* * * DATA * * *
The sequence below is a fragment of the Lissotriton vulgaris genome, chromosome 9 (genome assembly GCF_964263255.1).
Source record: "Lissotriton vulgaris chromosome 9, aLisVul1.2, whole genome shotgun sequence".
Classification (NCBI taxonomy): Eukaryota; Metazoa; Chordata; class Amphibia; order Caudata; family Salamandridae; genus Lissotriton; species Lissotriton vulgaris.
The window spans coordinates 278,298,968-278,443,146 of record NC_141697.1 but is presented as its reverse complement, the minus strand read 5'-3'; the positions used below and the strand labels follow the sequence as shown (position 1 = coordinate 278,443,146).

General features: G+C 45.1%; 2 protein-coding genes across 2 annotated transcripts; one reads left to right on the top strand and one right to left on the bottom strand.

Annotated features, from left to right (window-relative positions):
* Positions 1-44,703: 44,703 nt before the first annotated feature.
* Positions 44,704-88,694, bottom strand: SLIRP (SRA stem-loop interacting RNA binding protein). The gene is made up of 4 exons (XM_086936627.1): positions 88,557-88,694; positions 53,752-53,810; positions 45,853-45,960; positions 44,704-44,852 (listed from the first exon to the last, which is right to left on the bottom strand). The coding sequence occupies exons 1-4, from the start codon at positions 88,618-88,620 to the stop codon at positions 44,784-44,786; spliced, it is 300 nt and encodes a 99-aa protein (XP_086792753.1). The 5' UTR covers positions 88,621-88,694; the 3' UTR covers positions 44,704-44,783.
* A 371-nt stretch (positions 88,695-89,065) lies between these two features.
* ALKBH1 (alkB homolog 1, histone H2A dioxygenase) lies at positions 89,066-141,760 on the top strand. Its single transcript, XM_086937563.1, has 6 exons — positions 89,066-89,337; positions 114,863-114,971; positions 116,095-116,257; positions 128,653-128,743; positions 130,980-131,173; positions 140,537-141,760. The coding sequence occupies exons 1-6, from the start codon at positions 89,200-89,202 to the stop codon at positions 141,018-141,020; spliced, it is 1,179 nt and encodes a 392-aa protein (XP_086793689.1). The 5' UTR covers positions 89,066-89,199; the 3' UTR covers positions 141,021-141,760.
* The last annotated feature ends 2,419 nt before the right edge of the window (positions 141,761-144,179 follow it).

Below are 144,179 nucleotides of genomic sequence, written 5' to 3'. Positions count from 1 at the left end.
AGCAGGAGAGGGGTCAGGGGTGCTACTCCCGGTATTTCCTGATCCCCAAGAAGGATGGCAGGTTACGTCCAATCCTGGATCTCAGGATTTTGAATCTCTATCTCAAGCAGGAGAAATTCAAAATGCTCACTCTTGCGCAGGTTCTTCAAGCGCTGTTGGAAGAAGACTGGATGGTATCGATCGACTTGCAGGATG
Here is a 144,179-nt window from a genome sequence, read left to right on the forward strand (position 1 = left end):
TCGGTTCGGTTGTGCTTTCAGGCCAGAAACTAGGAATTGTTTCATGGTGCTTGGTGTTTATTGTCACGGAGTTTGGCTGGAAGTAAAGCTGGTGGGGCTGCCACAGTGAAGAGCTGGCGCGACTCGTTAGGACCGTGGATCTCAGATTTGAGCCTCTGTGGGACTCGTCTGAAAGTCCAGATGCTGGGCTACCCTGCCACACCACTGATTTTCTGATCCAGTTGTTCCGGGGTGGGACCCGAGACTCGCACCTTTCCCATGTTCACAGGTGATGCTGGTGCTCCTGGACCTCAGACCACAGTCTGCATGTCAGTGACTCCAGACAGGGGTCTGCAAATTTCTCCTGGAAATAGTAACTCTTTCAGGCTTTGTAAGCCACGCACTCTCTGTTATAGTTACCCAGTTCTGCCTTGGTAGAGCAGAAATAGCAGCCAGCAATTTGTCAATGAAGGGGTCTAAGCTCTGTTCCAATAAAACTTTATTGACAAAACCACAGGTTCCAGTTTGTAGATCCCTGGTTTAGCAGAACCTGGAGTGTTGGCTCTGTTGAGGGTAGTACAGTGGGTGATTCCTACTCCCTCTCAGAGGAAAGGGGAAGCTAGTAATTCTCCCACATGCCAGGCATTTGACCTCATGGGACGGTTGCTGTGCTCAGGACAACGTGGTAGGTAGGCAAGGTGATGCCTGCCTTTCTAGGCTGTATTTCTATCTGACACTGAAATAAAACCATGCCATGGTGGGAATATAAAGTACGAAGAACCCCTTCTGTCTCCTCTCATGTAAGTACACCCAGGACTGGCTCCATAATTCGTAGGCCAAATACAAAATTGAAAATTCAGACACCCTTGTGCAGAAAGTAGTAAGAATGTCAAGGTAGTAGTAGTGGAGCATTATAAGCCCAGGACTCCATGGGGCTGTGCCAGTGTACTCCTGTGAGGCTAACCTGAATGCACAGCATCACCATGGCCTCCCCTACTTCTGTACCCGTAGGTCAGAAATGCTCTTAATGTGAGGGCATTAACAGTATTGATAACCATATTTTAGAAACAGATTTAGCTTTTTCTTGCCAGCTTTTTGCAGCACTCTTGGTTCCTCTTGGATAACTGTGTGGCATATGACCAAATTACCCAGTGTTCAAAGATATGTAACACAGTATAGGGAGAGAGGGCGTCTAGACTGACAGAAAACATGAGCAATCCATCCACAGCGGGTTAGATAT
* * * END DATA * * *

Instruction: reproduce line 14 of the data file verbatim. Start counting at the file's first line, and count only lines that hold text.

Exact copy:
Here is a 144,179-nt window from a genome sequence, read left to right on the forward strand (position 1 = left end):